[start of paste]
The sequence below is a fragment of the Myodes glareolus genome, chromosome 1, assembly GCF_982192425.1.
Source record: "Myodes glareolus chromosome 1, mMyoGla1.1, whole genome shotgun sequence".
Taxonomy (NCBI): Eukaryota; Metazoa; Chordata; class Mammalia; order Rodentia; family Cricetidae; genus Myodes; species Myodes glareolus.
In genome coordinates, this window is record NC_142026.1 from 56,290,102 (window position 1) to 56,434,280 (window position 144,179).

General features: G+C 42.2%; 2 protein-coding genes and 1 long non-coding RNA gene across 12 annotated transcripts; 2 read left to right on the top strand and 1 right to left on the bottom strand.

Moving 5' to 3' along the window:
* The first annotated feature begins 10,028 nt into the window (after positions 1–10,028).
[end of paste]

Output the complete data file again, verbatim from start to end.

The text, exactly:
The sequence below is a fragment of the Myodes glareolus genome, chromosome 1, assembly GCF_982192425.1.
Source record: "Myodes glareolus chromosome 1, mMyoGla1.1, whole genome shotgun sequence".
Taxonomy (NCBI): Eukaryota; Metazoa; Chordata; class Mammalia; order Rodentia; family Cricetidae; genus Myodes; species Myodes glareolus.
In genome coordinates, this window is record NC_142026.1 from 56,290,102 (window position 1) to 56,434,280 (window position 144,179).

General features: G+C 42.2%; 2 protein-coding genes and 1 long non-coding RNA gene across 12 annotated transcripts; 2 read left to right on the top strand and 1 right to left on the bottom strand.

Moving 5' to 3' along the window:
* The first annotated feature begins 10,028 nt into the window (after positions 1–10,028).